Overview | Global Warming | Deforestation and Loss of Biodiversity | Overuse of Fresh Water | Destruction of the Oceans | Fish Farming | Pollution: Antibiotic Pollution | Chemical Pollution | Heavy Metal Pollution | Pesticide Pollution | Desertification | Bird Flu | Health | References
In 1968, after serious outbreaks of drug-resistant salmonella were linked to the use of antibiotics in livestock, the Swann Committee was set up. Its remit was to consider the dangers of drug resistance in animals given antibiotics and the risks this posed to human health. It advocated seriously restricting the use of antibiotics that were used by both animals and humans (Swann, 1969).
By the time the report was published it had been considerably watered down and after enormous lobbying by the industry, the government retreated even further from Swann’s recommendations and the use of antibiotics in farming rapidly expanded, including the use of drugs used by both humans and animals. Which is one reason why we have arrived where we have, with superbugs regularly dominating the headlines and human life seriously threatened.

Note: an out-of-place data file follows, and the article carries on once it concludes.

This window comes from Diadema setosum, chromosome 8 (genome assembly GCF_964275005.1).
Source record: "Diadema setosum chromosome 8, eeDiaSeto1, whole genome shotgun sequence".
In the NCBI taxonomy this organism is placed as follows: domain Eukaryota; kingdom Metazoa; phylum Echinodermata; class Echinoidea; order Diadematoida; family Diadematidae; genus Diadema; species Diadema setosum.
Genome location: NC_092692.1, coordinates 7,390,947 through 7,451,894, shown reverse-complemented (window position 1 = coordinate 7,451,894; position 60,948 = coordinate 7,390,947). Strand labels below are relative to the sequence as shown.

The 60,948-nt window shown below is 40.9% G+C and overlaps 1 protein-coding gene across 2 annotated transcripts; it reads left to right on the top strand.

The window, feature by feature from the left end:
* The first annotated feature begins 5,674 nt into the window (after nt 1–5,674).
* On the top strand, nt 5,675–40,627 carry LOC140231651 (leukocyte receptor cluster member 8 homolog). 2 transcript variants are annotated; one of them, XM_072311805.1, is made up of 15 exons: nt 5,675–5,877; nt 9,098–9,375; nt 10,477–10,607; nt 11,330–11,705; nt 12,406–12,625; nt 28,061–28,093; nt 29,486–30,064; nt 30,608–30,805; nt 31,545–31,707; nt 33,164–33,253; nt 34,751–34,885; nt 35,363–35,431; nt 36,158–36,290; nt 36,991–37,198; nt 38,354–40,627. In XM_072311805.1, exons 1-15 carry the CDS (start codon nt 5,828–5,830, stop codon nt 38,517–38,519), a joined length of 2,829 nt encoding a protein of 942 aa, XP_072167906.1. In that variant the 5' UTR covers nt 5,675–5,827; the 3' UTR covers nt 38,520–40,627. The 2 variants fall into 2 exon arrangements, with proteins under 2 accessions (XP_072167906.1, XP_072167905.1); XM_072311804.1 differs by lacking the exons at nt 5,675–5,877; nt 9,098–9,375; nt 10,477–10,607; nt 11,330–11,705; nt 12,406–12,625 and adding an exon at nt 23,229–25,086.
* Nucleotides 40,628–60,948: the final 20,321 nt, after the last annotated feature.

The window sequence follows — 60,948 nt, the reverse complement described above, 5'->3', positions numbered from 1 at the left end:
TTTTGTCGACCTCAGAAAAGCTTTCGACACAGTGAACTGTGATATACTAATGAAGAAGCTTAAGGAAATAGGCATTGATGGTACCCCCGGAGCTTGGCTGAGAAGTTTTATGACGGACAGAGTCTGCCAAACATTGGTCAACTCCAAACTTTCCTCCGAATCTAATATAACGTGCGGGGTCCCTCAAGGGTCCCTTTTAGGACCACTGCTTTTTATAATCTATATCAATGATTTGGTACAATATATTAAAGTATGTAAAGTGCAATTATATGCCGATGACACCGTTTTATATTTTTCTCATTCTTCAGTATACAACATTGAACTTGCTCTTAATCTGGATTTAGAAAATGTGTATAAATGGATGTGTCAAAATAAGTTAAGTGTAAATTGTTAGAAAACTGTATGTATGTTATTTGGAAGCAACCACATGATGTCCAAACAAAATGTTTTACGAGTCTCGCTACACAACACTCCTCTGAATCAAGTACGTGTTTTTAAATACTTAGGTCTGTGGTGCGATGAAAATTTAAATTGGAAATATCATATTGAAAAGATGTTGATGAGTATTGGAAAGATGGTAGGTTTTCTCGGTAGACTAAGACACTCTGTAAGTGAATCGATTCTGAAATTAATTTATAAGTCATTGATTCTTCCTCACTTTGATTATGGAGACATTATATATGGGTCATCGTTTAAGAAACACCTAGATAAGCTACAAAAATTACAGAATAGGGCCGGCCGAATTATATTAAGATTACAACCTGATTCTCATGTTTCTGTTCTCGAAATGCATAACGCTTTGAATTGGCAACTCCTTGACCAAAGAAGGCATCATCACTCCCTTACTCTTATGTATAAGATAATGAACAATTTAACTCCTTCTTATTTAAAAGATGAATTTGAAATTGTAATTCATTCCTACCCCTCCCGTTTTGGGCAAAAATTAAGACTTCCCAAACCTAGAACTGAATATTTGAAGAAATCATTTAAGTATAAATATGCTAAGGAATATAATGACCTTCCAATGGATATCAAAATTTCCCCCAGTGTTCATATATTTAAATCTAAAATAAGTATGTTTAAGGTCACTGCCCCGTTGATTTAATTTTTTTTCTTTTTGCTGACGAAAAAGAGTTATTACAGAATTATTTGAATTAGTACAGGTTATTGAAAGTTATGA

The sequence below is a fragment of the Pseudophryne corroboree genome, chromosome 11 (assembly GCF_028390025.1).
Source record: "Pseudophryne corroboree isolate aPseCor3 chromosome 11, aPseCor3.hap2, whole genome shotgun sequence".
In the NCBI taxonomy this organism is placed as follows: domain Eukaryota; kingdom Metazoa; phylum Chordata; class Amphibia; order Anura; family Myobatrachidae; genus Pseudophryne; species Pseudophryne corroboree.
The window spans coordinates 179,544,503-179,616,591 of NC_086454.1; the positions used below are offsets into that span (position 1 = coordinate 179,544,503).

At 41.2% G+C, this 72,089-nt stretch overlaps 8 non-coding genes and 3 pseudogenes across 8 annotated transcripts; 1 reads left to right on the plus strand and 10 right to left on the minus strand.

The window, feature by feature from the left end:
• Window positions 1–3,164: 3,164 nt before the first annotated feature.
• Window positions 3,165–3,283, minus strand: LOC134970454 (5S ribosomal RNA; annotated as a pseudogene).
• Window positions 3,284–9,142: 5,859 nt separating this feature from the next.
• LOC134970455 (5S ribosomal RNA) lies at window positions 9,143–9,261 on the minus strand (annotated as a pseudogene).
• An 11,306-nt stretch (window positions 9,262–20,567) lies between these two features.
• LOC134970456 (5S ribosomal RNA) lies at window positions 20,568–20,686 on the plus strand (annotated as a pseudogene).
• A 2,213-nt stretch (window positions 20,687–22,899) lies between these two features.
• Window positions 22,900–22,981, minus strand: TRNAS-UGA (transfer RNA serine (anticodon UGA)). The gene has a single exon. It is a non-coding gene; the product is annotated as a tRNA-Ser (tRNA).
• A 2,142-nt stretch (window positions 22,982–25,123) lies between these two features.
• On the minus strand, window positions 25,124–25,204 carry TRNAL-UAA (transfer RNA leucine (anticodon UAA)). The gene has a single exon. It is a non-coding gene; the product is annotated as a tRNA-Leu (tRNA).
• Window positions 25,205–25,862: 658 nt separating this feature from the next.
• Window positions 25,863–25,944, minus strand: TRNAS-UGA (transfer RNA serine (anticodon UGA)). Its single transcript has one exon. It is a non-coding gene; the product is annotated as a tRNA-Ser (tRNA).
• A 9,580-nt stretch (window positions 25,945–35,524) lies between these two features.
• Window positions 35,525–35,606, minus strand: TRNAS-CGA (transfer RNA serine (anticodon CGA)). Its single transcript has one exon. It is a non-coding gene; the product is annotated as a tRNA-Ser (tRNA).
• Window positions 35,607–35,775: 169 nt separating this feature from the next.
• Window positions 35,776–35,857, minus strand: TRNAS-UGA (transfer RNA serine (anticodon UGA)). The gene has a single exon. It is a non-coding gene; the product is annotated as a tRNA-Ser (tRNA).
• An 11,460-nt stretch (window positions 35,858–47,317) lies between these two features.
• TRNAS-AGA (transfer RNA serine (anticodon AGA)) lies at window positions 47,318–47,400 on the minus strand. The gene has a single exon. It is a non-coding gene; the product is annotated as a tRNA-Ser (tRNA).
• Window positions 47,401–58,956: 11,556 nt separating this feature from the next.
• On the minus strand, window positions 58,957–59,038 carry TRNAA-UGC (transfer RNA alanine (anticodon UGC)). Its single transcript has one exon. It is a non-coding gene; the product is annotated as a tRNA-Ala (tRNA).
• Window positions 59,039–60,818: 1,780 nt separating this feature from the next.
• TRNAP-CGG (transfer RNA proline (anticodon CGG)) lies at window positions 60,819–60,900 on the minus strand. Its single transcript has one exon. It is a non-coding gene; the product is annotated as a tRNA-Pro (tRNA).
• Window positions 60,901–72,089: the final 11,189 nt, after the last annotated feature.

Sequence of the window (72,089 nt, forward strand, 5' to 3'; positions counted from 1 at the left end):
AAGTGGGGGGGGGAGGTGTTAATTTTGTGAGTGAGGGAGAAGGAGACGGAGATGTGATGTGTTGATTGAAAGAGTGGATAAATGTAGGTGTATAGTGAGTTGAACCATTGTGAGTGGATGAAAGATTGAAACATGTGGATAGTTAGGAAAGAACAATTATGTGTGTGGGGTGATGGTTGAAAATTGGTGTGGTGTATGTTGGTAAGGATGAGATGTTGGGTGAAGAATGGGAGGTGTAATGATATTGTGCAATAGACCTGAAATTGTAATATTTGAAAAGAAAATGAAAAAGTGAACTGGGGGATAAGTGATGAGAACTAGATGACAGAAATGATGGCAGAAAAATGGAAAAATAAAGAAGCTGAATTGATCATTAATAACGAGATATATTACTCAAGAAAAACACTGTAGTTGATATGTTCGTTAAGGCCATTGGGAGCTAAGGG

There is a growing awareness of antibiotic resistant bacteria and superbugs in the public at large but if media reports are anything to go by, most believe the problem stems from the over-prescribing of antibiotics by doctors. The global use in livestock farming for treating diseases (therapeutic), preventing diseases (prophylactic) and simply to make animals grow faster (growth promoting) is rarely mentioned.
Despite an EU-wide ban on growth-promoting antibiotics added to animal feed from1 January 2006, similar quantities of antibiotics are now given for ‘disease prevention’ (resulting in the desired growth promotion)! In the UK, these prescription-only antibiotics are even advertised to livestock farmers for their growth-promoting properties in defiance of an EU Directive seeking to end this practice!
There are detailed reports on why antibiotic use in farmed animals is causing a threat to human health (for example see Richard Young’s The Use and Misuse of Antibiotics in UK Agriculture parts 1 to 4 from www.soilassociation.org). Farm use of antibiotics have caused antibiotic resistance to medical drugs in several types of food poisoning (eg salmonella, campylobacter and E coli) and drugs of last resort for treating strains of the hospital superbug, vancomycin-resistant Enterococci (VRE), which infects wounds and incisions (Therlfall J, 1999).